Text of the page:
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A baccalaureate service (or, baccalaureate Mass in the case of institutions affiliated with the Catholic Church and its religious institutes) is a celebration that honors a graduating senior class from a college or high school or eighth grade. The event is typically a Christianity-based interdenominational service, though it may also be of a strictly Catholic nature.
The service is held within a few days of the graduation and/or commencement ceremony, perhaps on the Sunday before, the day preceding, or immediately preceding the graduation. Speakers selected tend to be community leaders, faculty members, students, or local religious leaders, and may be elected by the graduating class. Speeches are often intermixed with musical performances, drama, and worship. Baccalaureate addresses can range in length from under half an hour to as long as four hours.
The baccalaureate service derives from the medieval European custom of presenting the candidates for the degree of Bachelor (bacca) with laurels (lauri) of sermonic oration. The Baccalaureate ceremony is a service of worship in celebration of and thanksgiving for lives dedicated to learning and wisdom.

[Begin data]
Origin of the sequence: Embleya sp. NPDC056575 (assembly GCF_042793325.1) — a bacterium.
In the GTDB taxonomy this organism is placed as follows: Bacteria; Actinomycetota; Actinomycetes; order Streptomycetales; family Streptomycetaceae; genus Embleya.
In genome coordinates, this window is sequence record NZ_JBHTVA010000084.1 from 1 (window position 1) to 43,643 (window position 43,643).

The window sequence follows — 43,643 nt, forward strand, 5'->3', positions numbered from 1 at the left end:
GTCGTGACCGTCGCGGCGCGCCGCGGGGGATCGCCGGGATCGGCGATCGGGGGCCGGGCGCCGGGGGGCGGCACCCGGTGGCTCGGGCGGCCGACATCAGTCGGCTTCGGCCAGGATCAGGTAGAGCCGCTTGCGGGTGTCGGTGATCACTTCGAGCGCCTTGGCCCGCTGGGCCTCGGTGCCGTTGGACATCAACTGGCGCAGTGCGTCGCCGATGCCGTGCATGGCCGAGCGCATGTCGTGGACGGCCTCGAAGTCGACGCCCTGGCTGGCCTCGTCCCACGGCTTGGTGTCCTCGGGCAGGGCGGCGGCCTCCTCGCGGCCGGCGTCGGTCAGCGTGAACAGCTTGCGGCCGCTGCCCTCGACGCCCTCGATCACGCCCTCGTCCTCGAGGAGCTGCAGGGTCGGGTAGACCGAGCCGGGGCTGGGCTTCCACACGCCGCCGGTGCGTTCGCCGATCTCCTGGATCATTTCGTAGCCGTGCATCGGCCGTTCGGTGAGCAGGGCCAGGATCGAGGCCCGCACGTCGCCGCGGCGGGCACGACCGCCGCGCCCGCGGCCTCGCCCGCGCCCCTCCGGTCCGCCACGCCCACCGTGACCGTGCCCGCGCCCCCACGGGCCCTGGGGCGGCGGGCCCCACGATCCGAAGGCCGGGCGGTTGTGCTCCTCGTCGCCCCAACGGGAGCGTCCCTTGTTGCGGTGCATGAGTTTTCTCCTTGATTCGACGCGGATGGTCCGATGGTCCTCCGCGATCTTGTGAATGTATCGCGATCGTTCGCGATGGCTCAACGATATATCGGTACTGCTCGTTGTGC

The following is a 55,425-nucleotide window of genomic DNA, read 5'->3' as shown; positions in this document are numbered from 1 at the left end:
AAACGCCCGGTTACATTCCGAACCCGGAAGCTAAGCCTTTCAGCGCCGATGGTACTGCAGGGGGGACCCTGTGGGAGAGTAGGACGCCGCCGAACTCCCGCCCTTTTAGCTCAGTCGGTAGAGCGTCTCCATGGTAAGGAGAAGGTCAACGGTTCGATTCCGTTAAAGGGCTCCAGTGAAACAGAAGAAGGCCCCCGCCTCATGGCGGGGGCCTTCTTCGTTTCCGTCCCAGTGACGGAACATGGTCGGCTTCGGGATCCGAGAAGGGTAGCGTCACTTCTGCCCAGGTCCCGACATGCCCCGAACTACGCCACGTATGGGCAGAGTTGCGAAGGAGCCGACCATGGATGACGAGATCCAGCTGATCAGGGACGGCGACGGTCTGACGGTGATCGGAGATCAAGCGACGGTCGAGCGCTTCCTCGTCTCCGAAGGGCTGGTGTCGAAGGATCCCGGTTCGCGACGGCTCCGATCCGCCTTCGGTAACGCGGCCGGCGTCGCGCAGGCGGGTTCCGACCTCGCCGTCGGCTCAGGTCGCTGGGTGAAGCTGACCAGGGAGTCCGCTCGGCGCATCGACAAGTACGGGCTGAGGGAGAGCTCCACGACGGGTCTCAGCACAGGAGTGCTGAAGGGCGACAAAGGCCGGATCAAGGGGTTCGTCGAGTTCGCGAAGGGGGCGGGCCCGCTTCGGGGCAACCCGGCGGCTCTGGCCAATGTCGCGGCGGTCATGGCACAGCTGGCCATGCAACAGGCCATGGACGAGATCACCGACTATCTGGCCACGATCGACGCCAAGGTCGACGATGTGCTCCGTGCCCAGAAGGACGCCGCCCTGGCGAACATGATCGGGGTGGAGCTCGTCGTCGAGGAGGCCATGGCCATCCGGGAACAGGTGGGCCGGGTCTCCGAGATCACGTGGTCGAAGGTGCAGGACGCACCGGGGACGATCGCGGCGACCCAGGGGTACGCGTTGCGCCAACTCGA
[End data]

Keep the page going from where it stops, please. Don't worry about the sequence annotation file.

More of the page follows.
The baccalaureate service is believed to have originated at the University of Oxford in 1432 when each bachelor was required to deliver a sermon in Latin as part of his academic requirements. Since the earliest universities in America were founded primarily to educate ministers, the British practice of the baccalaureate service was continued.
Because of United States Supreme Court rulings[specify] regarding the separation of church and state, baccalaureate services are not official, school-sponsored events at American public schools. However, many have student-initiated services at private facilities not paid for with government funds, and as such are fully permitted by law. Until recent years, school-sponsored baccalaureate services were common in American public schools, on school grounds.
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